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I thank the Minister of State. It is interesting there are probably more mentions of the Department of housing in the reply than the Department of enterprise, which was responding today. In any event, why should we be concerned about commercial vacancy? I refer to our national development plan and Project Ireland 2040. The plan runs from 2021 to 2030. Contained in this plan is a commitment that Galway, as our city in the western region and our regional economic driver, would grow at twice the pace of Dublin through sustained investment. It also outlines an ambition for Galway to significantly grow its population and jobs by 50% to 60% and become a city of greater scale. With the commercial vacancy rates we are seeing I question our ability to achieve these worthy and ambitious targets. This planned growth is vital to the economic growth of our western region. I ask again that the Department of enterprise urgently review the report I have mentioned and prepare a plan to address commercial vacancy in Galway city and in the west.

I will deal with some of the points the Minister of State raised in the reply she delivered on behalf of the Minister, Deputy Coveney. While I accept vacancy does not represent a productive use of commercial infrastructure, we must acknowledge that if we walk down, say, Shop Street in Galway and there are buildings empty it is not a good look for our city and is bad for other businesses around there that are trying to survive. We need to increase footfall. According to the Minster, Deputy Coveney, vacancy levels can rise and fall. However, figures will show they are only rising. If we look at the programme for Government, we are committed to examining ways to ensure unused buildings come back into circulation. We are four years in now and we are still waiting on a plan to be published on that. I ask again a sense of urgency be applied to this. While I appreciate there have been Government initiatives like the vacant property refurbishment grant and the town centre first policy, these initiatives are from the Department of housing rather than the Department of enterprise. The increased cost of business grant has been welcomed, but the €250-odd million put into that grant is looking like about €5,000 per business. It is not going to be enough to offset the increased costs to business. I urge the Minister, Deputy Coveney, to really take a look at the commercial rates situation. We need to make it affordable and viable for businesses to rent physical premises, especially with the increased use of online shopping. We have to think outside the box for Galway and the entire western region.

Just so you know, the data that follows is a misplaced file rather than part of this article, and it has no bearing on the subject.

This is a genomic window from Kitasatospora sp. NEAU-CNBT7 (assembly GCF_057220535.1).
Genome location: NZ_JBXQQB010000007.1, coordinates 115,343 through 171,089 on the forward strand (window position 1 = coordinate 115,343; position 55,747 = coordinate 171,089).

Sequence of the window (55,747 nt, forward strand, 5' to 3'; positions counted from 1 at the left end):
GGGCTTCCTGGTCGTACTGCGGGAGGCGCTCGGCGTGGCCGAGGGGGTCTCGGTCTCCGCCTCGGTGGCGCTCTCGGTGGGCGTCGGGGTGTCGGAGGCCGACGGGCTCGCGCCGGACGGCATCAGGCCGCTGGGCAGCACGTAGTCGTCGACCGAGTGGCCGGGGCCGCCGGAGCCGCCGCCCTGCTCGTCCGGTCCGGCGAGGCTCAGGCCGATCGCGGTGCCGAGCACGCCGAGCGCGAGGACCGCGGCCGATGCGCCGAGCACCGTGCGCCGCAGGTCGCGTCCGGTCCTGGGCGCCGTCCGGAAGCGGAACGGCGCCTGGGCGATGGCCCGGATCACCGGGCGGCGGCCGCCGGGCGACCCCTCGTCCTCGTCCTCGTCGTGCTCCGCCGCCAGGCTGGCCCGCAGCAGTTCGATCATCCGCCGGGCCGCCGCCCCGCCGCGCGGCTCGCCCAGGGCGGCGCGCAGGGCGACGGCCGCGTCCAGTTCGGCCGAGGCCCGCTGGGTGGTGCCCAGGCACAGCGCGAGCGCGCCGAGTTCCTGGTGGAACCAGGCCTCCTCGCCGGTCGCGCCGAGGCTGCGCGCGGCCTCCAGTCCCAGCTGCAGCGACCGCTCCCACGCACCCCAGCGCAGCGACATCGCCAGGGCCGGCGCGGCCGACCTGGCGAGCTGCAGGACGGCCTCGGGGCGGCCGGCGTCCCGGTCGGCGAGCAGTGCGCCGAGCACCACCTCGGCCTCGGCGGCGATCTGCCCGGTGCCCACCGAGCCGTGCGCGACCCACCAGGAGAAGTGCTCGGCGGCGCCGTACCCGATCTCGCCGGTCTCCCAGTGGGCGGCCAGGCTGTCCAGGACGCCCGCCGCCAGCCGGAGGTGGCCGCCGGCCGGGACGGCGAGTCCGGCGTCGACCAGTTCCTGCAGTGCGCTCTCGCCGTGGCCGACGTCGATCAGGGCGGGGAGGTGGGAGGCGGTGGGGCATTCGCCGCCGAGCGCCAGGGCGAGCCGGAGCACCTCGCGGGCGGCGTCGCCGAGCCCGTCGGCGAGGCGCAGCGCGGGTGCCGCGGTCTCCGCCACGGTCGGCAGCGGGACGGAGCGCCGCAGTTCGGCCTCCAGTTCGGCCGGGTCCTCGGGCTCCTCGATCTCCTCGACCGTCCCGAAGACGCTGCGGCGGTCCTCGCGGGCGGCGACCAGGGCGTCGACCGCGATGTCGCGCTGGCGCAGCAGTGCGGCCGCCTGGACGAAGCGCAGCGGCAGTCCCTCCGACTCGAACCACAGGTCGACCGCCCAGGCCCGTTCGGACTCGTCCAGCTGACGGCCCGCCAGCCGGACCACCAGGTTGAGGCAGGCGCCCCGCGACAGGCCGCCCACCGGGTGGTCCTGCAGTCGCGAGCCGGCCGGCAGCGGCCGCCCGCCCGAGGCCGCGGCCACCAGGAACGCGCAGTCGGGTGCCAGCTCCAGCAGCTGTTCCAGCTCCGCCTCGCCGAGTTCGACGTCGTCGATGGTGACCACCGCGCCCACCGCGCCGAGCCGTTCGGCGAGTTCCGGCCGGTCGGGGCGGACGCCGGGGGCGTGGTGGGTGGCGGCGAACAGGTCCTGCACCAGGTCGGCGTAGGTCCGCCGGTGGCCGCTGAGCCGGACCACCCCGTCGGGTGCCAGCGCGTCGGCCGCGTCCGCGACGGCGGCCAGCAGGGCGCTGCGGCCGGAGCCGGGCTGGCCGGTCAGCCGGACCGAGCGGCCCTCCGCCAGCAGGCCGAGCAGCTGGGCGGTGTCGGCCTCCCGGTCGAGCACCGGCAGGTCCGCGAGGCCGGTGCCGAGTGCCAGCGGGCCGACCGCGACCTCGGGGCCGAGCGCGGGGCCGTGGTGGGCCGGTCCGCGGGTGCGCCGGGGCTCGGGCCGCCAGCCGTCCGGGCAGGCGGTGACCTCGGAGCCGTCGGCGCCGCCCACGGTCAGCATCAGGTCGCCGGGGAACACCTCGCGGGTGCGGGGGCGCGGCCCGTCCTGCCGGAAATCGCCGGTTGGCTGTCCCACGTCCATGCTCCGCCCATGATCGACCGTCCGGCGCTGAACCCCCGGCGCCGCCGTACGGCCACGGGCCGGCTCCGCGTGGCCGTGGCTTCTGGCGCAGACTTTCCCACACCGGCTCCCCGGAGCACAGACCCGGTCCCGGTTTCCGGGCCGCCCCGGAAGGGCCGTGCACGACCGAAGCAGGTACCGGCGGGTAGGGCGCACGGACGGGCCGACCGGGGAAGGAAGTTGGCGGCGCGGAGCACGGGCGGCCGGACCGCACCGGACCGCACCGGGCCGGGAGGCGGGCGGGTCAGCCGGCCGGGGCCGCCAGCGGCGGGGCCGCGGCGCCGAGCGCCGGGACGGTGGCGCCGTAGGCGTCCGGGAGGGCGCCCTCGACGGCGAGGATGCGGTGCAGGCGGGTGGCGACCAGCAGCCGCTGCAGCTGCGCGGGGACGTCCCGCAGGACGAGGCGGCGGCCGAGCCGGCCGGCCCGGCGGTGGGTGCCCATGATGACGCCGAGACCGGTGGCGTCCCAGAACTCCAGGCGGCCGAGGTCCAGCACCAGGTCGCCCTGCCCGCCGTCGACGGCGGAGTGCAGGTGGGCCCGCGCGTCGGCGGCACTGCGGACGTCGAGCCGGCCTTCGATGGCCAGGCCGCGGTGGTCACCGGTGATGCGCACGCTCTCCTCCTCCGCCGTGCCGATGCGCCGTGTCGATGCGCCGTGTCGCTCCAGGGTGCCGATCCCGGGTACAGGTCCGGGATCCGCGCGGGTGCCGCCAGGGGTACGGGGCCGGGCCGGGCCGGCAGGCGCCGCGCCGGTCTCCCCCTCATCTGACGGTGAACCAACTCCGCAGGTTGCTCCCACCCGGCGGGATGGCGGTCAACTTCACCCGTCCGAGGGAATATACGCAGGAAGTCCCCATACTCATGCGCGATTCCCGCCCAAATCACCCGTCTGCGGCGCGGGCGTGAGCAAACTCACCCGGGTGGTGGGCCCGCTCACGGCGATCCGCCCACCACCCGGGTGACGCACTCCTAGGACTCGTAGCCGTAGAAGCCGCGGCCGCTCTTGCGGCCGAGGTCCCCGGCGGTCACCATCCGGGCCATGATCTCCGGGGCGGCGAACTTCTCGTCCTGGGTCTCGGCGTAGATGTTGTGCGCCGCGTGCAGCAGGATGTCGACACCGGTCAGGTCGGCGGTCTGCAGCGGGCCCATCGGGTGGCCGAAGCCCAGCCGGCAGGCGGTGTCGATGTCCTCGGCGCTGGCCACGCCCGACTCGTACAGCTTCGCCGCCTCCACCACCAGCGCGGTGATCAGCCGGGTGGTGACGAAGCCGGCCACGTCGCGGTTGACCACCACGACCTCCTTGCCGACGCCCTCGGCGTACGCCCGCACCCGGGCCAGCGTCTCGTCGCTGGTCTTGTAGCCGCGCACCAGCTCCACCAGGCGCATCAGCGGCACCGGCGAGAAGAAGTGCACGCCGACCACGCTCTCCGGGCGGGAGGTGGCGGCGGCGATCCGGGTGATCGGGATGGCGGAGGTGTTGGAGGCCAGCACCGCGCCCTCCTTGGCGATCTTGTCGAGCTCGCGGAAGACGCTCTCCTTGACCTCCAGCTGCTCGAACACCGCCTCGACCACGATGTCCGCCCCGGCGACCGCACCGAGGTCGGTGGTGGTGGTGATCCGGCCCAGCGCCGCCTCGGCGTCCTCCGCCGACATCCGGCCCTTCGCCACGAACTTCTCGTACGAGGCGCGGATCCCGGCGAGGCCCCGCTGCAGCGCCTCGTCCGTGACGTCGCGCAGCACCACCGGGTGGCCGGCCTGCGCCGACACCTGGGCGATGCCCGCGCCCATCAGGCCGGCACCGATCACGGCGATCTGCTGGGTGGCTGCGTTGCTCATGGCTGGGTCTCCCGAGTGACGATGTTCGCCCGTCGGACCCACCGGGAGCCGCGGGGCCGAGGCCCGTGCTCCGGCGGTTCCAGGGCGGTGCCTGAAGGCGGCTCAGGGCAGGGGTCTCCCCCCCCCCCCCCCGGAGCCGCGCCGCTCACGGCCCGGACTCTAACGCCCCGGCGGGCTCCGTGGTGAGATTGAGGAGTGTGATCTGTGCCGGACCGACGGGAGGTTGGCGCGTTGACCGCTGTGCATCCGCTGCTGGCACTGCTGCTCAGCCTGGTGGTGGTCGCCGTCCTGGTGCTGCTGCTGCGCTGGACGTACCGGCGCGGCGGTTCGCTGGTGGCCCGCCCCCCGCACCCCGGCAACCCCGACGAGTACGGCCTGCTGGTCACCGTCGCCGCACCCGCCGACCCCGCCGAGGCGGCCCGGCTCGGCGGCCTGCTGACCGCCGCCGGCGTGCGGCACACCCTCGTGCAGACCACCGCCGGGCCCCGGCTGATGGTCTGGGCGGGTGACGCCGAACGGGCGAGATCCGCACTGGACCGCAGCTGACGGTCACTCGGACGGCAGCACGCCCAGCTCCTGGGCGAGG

Photo of Pippa HackettPippa Hackett (Green Party)
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I thank the Senator. I am sure the Department will examine the report in full. As she highlighted, the figures are stark. Just to reiterate, the Government is committed to addressing vacancy and maximising the use of existing building stock. It is essential we consider the best means by which to ensure vacant properties are brought back into effective use. Beyond ensuring the most efficient use of our existing buildings I am also aware that from a climate and sustainability perspective there is a strong incentive to retain, repurpose and, where necessary, redevelop our vacant structures as they may represent a significant volume of embodied carbon. Thus, it is in our best interest to fully explore the options available to us for repurposing these structures. I again thank the Senator for raising this. It is an important issue.